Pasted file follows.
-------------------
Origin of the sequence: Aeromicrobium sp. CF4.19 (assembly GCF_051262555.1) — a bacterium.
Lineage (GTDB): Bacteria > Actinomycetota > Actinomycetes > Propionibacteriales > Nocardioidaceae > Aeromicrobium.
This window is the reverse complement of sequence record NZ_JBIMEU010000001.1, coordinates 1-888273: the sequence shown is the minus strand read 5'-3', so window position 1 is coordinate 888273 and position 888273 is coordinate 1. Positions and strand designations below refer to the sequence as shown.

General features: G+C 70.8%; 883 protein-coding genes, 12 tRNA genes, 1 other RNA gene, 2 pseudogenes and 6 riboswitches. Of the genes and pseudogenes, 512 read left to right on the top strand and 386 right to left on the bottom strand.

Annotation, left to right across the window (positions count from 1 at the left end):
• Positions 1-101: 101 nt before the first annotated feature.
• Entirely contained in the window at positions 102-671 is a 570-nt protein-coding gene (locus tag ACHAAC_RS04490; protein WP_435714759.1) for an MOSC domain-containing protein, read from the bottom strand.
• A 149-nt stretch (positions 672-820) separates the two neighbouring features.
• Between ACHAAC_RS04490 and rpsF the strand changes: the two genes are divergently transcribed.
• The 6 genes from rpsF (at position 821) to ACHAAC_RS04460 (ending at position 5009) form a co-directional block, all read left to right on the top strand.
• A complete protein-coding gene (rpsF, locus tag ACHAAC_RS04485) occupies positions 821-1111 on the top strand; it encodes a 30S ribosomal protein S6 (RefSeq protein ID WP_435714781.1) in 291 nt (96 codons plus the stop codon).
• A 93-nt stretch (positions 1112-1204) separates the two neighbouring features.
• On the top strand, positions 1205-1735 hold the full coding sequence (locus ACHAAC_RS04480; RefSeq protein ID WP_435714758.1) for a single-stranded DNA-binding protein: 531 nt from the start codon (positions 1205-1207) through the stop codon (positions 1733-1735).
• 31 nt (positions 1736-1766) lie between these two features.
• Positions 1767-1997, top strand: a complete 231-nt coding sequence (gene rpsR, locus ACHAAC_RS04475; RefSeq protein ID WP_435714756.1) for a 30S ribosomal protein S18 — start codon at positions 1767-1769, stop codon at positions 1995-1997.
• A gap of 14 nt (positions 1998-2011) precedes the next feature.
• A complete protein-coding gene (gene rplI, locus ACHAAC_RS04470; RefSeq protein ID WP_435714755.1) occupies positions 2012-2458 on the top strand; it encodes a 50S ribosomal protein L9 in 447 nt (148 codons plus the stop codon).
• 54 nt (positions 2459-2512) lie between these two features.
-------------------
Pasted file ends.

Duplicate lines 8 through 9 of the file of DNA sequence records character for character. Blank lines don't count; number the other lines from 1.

• A 149-nt stretch (positions 672-820) separates the two neighbouring features.
• Between ACHAAC_RS04490 and rpsF the strand changes: the two genes are divergently transcribed.